Almost everywhere you stop and look in Scotland, you'll find an awe-inspiring view. But here are 10 of my favorites.
Corrieshalloch Gorge in Ross-shire is approximately ten miles south of Ullapool. The focus of this site is the waterfall and gorge which are amazing, but the view down over Strath Broom to Loch Broom is simply stunning, especially with the wildflowers in the foreground. I recommend this site as a wonderful place to walk through nature.
Eilean Donan Castle is surrounded by three lochs--Loch Duich, Loch Alsh and Loch Long. It is easy to see whether the tide is in or out, depending on the level of the water under the bridge. The castle is most beautiful and picturesque when the tide is in and the castle reflects in the water. There is evidence that the island has been inhabited at least since the Iron Age. A castle was probably first built here in the early 1200s to defend the surrounding areas from Viking invasions. The fearsome Norse had raided, settled in and controlled a large portion of the north of Scotland and the Isles between the years 800 and 1266.
Dunnottar Castle is one of my absolute favorite ruins. It's located in an incredibly dramatic location on a cliff that juts out into the North Sea, about two miles from Stonehaven. The castle and the area around it were used from Pictish times, before recorded history. It was first mentioned in 681, in the Annals of Ulster, because of a battle which took place here. It is believed the Picts revered the site and considered it sacred.
Ring of Brodgar on Isle of Orkney in Scotland is a wonderful standing stone circle. This area is called the "Heart of Neolithic Orkney" and has been designated a World Heritage Site. This ring of stones is thought to date back to around 2500 BC to 2000 BC. It is a true circle with a diameter of 340 feet and originally contained 60 megaliths. Only 27 of these remain standing today. They vary in height from 7 feet to just over 15 feet. They are believed to have been important in the people's religion, ceremonies and relate to astrological alignments, such as the setting sun at Winter Solstice, much like Stonehenge.
Glencoe is the site of the infamous MacDonald massacre in the late 1600s. The whole glen is breathtakingly beautiful. The haunting atmosphere from the tragedy which took place here is obvious and easily felt. The glen and mountains are vibrant, brilliant green in late spring and early summer, my favorite time to visit. There are some wonderful walking trails through nature.
Neist Point Lighthouse is located on the most westerly tip of Isle of Skye at Durinish, near Glendale. The view out over the sea and the Outer Hebrides is amazing, especially at sunset. The lighthouse was built in 1900 when it was a manned lighthouse. Since then the internal light system has be updated to an automated system that no longer requires daily maintenance. The light is 43 meters above sea level and can be seen up to 16 nautical miles offshore. A very long set of steps and a path lead out to the lighthouse. The walk is 2.2 km or 1.37 miles. I love this view so much I put it on the cover of my calendar for this year.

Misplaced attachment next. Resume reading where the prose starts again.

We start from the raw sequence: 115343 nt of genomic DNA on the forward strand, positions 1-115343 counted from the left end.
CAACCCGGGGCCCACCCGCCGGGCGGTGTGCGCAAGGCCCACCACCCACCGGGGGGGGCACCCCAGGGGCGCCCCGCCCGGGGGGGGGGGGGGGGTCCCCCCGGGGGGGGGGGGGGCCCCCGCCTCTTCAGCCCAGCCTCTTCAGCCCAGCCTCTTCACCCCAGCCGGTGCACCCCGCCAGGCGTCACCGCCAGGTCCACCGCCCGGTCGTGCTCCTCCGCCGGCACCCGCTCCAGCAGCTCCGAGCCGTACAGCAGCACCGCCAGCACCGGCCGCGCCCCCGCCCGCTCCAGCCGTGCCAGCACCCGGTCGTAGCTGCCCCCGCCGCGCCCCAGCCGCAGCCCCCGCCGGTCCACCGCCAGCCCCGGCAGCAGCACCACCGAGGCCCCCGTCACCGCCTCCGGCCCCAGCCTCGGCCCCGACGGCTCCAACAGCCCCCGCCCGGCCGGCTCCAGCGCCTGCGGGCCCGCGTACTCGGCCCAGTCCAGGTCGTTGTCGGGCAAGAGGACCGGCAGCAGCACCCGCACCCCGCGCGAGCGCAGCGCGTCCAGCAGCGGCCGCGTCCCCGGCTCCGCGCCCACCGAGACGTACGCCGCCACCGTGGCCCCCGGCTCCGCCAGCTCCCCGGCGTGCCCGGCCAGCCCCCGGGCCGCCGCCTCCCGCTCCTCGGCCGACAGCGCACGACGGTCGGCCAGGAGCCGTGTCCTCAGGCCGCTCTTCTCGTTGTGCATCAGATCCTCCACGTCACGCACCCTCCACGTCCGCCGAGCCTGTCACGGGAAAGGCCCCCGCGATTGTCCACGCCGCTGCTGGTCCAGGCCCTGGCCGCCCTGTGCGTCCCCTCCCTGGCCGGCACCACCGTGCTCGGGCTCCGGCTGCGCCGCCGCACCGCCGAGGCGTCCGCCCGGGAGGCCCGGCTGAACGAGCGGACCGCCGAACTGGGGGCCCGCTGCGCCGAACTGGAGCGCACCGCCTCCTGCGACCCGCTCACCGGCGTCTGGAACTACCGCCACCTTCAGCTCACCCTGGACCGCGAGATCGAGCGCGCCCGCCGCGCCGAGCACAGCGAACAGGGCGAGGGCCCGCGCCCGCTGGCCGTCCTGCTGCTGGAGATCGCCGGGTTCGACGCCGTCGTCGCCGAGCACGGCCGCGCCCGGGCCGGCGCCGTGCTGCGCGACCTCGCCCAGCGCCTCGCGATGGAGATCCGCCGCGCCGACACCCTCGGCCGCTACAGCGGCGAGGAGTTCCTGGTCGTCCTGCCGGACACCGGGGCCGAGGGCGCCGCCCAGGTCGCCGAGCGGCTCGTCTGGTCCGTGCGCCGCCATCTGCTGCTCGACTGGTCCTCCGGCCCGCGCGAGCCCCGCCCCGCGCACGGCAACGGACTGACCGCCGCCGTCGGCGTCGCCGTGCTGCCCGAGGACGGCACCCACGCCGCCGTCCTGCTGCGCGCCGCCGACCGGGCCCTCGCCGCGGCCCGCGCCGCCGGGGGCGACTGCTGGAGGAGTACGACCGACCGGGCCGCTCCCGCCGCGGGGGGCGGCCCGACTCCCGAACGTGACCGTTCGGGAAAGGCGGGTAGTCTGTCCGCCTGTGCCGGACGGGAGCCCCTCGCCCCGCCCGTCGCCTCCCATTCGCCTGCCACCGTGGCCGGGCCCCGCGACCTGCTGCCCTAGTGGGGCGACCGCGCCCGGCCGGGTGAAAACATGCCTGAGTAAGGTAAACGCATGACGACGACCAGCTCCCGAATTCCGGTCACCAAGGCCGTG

Castle Stalker (Caisteal an Stalcaire) sits in one of the most dramatic and beautiful settings in Scotland, on a small island (or islet) known as Cormant's Rock in Loch Laich, just off Loch Linnhe in Port Appin, Argyll, Scotland. If you're traveling there, it's midway between Oban and Glen Coe. Stalcaire or Stalker means hunter or falconer. Even today in Scotland, deer hunting is called deer stalking. Castle Stalker as seen today is original from the 1400s. But before Castle Stalker, the MacDougall Clan, Lords of Lorn, held a small fort on the islet, which is great for defense, in the early 1300s. The MacDougalls lost this title because they were defeated by King Robert the Bruce at the Battle of the Pass of Brander in 1308. They regained the title and lands after 1328 and held it until around 1388 when the Lordship of Lorn passed to the Stewarts along with the site where Castle Stalker sits. Most sources state that Castle Stalker as seen today was built by Sir John Stewart, Lord of Lorn, in the 1440s. The castle was built by expert stone masons who constructed parts of the walls nine feet thick.
Callanish Standing Stones on Isle of Lewis. This site is beautiful, atmospheric and mystical just as I'd imagined from all the photos I'd seen of it over the years. Carbon dating has shown that Callanish is older than Stonehenge. These megaliths were erected between 2900 and 2600 BC. It is believed that people lived here as far back as 3000 BC.
Sango Bay, Durness. The first time I saw the beach at Sango Bay, I absolutely fell in love with it. This is on the north coast of Scotland, looking out over the North Sea. The weather here is often tempestuous and cold with lots of wind. The landscape is rough and rugged. I love the wild, untamed feeling, the scenic beauty and the solitude.
Sunrise over the North Sea as seen from Stonehaven. I treasure the bright, vivid colors of any sunrise or sunset. Every morning in Stonehaven, we woke up to a brilliant sunrise out our window. The town is wonderful, friendly and charming. Dunnottar Castle is closeby, within walking distance if you don't mind a two plus mile hike.
I hope you've enjoyed seeing my favorite, most awe-inspiring views in Scotland. If you were in Scotland, which place would you choose to visit first?
Thank you for checking out my post! If you liked it, please share. I appreciate the help!
The USA Today bestselling author of award-winning Scottish historical romance. Her favorite pastime is exploring Scotland, and taking photos along the way. She also enjoys creating hot, Highland heroes and spirited lasses to drive them mad. She lives in the mountains of North Carolina where she is crafting another Scottish story. Please visit her website at www.vondasinclair.com